Taking a long look at all this, the Automobile Club de l’Ouest introduced the famous Le Mans start, wherein the cars were lined up in echelon on one side of the track and the drivers on the other; every driver had to sprint across the road, leap in, raise the top singlehanded, and keep it there for the first twenty laps. The Motor, slightly partisan, reported a Bentley pit stop in 1927: “The hood was stowed away and properly clipped down in 35 seconds only, while the total stop, during which 27 gallons of petrol were taken in, lasted only 3 minutes 23 seconds — a really wonderful achievement. . . . In marked contrast to the crews of the Bentleys, the drivers of the big Ariés took nearly six minutes to fold their hoods, fill up and change drivers.”

Putting the top up. seldom less than half a minute’s work, was a useful way of making sure that drivers were in their cars and out of the fairway before anyone farther down the line came through with a full head of steam. It is a perennial mystery that no one has been swept off his feet since the top-up rule was suspended in 1928 and Le Mans began a prolonged withdrawal from its louring principles, giving ground to speed at any price as the performance of sports cars naturally increased. First the hairpin was bypassed, then a new loop of private road built and the whole circuit resurfaced to a boulevard smoothness, which has made road-holding ability a quite minor virtue in the race.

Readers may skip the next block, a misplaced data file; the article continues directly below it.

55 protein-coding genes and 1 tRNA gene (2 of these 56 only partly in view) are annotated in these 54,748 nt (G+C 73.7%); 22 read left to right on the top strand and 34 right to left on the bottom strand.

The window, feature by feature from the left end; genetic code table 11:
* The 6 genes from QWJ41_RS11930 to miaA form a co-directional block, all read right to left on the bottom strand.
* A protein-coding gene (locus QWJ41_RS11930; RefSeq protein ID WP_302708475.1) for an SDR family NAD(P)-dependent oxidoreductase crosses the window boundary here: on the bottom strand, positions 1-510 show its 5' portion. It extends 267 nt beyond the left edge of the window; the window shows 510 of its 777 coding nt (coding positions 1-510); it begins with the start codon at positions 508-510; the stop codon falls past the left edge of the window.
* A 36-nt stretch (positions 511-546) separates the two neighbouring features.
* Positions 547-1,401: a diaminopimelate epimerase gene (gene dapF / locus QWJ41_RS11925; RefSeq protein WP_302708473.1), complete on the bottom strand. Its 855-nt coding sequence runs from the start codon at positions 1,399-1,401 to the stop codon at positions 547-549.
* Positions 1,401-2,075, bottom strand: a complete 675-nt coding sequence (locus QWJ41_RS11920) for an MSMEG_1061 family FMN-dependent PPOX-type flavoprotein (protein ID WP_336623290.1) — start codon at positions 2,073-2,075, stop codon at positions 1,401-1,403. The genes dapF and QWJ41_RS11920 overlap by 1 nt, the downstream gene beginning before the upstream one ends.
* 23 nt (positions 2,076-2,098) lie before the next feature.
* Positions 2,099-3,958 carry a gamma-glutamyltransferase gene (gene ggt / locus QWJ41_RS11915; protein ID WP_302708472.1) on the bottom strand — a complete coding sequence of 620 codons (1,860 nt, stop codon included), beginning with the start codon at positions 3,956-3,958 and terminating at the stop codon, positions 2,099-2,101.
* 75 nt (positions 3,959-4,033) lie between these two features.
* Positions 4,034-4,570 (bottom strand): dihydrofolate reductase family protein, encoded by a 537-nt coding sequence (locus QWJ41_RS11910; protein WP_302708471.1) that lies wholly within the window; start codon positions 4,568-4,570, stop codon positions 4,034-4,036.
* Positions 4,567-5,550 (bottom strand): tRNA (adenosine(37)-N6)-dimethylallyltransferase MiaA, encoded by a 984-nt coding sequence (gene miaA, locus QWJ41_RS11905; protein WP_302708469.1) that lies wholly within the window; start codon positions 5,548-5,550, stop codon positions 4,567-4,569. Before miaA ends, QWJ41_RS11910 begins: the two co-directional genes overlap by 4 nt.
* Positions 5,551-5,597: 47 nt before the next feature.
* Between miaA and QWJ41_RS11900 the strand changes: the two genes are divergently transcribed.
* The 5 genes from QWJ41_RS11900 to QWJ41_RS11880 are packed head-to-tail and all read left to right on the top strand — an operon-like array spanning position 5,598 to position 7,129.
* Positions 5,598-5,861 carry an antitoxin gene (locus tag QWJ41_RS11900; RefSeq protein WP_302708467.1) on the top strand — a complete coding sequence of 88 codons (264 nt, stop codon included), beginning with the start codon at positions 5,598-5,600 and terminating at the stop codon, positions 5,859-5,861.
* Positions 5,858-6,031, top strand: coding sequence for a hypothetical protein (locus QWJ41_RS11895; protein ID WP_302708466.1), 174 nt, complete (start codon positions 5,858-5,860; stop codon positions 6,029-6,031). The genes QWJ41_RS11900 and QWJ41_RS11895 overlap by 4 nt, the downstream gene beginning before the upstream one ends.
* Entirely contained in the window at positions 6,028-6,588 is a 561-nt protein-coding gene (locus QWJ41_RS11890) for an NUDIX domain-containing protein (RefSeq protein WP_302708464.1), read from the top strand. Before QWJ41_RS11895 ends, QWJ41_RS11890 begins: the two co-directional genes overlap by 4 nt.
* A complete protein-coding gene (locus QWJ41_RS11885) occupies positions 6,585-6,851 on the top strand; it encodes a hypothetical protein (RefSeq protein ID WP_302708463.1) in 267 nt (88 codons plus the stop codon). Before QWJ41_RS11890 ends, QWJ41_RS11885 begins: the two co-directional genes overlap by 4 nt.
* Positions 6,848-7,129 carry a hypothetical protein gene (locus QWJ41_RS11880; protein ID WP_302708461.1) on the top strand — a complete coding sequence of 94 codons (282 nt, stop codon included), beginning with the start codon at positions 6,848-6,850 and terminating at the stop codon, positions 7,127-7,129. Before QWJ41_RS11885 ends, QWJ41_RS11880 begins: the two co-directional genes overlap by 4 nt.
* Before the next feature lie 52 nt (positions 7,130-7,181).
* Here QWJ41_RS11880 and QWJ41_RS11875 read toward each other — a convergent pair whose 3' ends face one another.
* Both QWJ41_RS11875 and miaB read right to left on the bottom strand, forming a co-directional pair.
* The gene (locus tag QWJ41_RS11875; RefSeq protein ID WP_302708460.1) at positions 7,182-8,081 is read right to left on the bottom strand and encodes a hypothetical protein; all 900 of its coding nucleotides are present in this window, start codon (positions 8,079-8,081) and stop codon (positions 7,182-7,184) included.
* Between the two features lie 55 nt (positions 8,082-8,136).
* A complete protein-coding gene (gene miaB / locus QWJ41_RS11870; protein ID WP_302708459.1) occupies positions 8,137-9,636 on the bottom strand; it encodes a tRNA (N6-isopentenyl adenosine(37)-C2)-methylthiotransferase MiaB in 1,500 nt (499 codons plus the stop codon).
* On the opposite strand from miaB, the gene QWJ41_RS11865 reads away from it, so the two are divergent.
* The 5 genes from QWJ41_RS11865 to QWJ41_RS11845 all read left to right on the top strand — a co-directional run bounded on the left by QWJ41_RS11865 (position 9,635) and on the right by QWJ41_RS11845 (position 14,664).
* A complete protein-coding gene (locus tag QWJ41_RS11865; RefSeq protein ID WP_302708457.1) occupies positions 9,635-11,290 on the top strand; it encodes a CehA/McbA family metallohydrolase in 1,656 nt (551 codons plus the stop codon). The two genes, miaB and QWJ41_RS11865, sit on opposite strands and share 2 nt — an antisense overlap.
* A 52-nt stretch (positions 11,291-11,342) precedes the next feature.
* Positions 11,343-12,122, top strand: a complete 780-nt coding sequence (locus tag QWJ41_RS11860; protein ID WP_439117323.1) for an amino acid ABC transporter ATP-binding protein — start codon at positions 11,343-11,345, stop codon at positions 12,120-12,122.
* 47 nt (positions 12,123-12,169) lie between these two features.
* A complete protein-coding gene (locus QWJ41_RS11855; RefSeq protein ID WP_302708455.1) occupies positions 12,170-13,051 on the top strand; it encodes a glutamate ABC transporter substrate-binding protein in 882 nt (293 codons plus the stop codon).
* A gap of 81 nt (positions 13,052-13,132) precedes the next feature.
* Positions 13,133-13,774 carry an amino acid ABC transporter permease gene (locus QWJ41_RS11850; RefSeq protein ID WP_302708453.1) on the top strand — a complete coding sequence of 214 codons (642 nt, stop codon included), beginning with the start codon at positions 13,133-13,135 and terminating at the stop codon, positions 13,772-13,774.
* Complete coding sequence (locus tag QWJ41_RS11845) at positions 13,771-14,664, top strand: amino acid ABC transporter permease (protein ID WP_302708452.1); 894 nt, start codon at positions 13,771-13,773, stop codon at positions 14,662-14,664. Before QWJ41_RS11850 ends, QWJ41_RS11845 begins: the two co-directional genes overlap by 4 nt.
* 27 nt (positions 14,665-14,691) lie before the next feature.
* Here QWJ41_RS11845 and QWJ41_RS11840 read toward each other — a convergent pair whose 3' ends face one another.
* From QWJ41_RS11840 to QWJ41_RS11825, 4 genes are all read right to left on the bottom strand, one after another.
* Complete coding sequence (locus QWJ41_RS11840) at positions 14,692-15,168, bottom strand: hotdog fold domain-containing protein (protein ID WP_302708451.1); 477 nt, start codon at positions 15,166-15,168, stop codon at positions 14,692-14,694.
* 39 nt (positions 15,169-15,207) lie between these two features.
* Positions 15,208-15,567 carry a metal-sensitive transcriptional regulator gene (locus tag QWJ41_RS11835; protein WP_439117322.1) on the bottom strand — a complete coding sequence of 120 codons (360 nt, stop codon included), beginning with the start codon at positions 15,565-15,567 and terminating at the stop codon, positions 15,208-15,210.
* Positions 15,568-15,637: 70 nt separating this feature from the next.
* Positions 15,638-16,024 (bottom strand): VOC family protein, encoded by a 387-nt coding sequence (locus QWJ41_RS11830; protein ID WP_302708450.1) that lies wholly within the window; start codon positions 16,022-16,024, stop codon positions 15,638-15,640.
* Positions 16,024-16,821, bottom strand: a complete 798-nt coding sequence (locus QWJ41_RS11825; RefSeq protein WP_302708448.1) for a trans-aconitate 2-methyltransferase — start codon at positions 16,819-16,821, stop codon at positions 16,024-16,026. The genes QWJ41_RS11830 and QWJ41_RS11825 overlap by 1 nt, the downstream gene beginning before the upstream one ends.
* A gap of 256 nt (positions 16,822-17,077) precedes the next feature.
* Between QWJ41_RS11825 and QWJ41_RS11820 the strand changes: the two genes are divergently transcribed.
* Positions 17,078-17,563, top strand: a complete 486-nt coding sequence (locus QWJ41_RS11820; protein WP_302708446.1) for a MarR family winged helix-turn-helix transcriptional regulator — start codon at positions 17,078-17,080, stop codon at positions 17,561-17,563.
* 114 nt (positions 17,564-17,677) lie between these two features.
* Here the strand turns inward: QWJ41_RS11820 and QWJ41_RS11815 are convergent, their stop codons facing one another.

The abuses set in seriously after World War II, when the hustle to sell sports cars in the newly discovered gold-mine market of North America inspired the “prototype rule,” admitting cars with no relation whatever to the current showroom offerings, simply on the manufacturer’s undertaking to put them into production if they proved successful. Prototypes, bound by vestigial regulations concerning passenger space (around two seats), the number of lights, and the size of the windshield, were justified reasonably as a means of testing new developments before production, and less reasonably as presenting a better spectacle of their far greater speed. After a year or two of racing with prototypes, of course, it was much easier to claim that by eliminating them Le Mans would lose its glamour. Equally obviously, no manufacturer could be forced into selling or even building facsimiles of the car he had raced, whether or not it had been successful.

The prototype concession was directly responsible for a new kind of automobile, which was to hold the international stage for a good ten years. Classified as a sports car, it was little more than a pure racing car supporting two seats and lighting equipment, designed from the start for competition within the new rules and frequently quite unusable on a public highway. A car competing at Le Mans, Sebring, or any of a dozen other major events during the fifties could have no trunk space at all, microscopic ground clearance, and a vast turning circle, headlights too low for any legal standard, and a windshield cut down so that the driver could look over it without strain. The biggest machines, being unrestricted in engine size, were often faster than the Grand Prix single-seaters of their day, and there was no doubt about their value as a spectacle.